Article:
Got the front brake flushed out, lubed both throttle cables and the clutch. Brakes still kinda suck though. Might try some new pads. I went over everything with brake cleaner but it's still mediocre at best, especially compared to that Shadow 750.



Took it on a trip. 80mph for an hour is an interesting time without a windshield. Wasn't altogether awful. Bike is only getting 33mpg or so. Not sure what all is up with that.

Got sick to death of the noise finally. Picked up this set of factory Ninja 500 mufflers for $30. Not awful.



It only took 4 hours to put the stupid things on.



The right side came right off but the left side of the crappy aftermarket mufflers refused to budge. Ended up mangling it with an air hammer to get it off. Oh well.



The super simple “straight piece of flat stock with a hole in either end” brackets worked great to hold the mufflers in place. The problem at this point was the exhaust clamps were too big and I couldn’t find any for sale locally. Hmmm.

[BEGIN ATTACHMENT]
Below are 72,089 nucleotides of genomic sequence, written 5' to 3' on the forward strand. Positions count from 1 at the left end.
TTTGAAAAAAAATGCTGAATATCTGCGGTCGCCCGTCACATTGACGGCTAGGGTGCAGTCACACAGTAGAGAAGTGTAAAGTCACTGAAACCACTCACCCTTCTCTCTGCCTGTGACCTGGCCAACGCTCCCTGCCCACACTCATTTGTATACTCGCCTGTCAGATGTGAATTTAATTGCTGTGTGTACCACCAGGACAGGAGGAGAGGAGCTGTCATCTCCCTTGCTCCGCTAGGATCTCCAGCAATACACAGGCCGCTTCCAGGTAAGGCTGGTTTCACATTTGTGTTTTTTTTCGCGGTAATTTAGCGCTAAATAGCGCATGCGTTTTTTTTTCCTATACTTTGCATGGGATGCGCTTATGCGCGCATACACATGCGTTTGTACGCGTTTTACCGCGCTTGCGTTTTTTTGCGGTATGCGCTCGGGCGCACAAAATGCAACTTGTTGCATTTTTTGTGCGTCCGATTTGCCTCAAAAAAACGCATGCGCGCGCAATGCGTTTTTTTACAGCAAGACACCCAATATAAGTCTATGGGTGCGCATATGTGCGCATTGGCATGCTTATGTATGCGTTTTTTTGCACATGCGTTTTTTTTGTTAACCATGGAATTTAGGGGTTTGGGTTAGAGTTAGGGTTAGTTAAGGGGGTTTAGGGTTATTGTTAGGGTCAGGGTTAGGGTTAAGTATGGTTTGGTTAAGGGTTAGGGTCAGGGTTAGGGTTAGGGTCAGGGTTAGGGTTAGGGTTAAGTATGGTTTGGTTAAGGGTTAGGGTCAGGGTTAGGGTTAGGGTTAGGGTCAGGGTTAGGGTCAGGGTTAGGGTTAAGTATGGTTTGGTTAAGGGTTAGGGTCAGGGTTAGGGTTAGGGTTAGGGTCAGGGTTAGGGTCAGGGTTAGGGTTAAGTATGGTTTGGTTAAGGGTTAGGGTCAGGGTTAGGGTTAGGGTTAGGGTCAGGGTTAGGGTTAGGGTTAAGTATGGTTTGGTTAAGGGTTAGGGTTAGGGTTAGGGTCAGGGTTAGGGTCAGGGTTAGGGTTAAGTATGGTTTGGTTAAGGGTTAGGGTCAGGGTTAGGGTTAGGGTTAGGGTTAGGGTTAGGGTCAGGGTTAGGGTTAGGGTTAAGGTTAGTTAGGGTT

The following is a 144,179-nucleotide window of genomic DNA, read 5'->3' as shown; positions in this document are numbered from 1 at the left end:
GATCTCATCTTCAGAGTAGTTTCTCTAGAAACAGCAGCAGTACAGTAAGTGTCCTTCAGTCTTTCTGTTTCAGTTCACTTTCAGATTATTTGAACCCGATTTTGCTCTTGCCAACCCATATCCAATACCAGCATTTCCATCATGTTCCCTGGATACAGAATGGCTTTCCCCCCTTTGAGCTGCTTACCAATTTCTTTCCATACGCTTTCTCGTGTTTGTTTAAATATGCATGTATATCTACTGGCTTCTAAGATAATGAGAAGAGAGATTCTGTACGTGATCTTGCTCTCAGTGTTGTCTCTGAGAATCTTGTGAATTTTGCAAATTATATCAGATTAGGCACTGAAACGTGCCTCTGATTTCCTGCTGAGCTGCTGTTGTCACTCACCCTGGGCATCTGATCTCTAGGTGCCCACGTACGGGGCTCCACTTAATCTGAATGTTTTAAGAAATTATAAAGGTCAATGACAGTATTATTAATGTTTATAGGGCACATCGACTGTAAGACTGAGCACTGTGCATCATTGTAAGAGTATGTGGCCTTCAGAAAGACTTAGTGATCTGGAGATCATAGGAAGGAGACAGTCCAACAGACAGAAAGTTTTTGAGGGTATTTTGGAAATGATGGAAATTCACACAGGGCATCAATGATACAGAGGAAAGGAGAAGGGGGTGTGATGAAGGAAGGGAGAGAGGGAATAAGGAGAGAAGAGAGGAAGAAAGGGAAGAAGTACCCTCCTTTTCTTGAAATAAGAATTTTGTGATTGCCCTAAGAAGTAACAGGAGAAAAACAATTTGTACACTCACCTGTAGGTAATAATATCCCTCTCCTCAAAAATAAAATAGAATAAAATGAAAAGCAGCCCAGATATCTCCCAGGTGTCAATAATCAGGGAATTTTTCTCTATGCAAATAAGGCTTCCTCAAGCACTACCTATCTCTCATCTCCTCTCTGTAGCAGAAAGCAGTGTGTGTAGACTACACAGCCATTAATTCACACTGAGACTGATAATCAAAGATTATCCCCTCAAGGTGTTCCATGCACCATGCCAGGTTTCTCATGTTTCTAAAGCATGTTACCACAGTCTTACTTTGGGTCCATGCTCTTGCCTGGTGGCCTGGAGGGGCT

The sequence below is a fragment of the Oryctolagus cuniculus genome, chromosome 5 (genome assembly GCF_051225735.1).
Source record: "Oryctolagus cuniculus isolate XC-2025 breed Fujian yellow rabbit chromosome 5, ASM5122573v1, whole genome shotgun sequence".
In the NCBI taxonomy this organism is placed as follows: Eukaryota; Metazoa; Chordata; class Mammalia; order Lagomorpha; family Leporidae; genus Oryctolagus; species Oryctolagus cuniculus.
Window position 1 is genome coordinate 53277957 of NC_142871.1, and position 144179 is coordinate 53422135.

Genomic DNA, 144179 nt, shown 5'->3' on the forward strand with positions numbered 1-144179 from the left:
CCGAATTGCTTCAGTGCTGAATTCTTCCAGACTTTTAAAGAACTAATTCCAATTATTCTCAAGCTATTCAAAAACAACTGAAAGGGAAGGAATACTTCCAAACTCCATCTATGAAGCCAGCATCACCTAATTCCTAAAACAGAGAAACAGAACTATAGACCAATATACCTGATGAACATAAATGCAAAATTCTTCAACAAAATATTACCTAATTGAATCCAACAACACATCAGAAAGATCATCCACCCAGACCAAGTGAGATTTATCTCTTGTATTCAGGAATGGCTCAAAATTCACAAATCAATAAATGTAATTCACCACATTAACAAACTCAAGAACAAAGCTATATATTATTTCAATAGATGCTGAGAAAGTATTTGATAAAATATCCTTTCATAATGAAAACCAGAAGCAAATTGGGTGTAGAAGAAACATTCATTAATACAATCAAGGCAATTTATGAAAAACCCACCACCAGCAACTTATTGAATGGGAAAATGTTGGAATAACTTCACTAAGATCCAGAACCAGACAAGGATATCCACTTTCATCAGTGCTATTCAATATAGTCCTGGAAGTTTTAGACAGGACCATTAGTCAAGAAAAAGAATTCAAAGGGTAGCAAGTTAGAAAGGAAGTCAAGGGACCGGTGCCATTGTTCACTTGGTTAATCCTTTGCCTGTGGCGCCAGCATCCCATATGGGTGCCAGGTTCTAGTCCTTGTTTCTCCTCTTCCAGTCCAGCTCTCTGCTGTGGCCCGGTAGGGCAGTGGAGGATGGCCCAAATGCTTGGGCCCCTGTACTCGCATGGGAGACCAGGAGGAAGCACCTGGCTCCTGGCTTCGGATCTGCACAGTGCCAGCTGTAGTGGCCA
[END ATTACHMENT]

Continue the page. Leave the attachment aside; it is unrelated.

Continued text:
The solution was to cut a quarter inch out of the band and TIG weld it back together! I also replaced the super lame rusty bolt and death-wheel’d off the gross nut.

https://youtu.be/y6hPyEOJMSI

The phone and echo are trying to make it sound louder than it is. Above 20mph the wind noise is louder than the bike. While accelerating I can actually hear the straight-cut gears in the transmission and the clutch engaging over the exhaust. It’s glorious. I can now start and choke it in the mornings without waking up the neighbors.

To finish catching up to yesterday one of my other photographer buddies had a technique for light painting he wanted to use that involved tying strips of kerosene-soaked t shirts to a chain on a stick and walking it behind the bike with a long exposure. It turned out fairly well.

 

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Discussion Starter #7
Oh Lordy, Lordy!!

If this bike could speak, it would be spewing out moans and groans of luuuuuuuuuuuuuuuuuuv for you!

"Finally someone is taking care of me!"

Two gallons of oil??? Yep. Lordy, Lordy!!

I wonder how much joy you'll possibly find in the cooling system?
Shockingly the cooling system seemed fine. Green coolant came out, green coolant went in. It was a little low but nothing to terribly concerning. T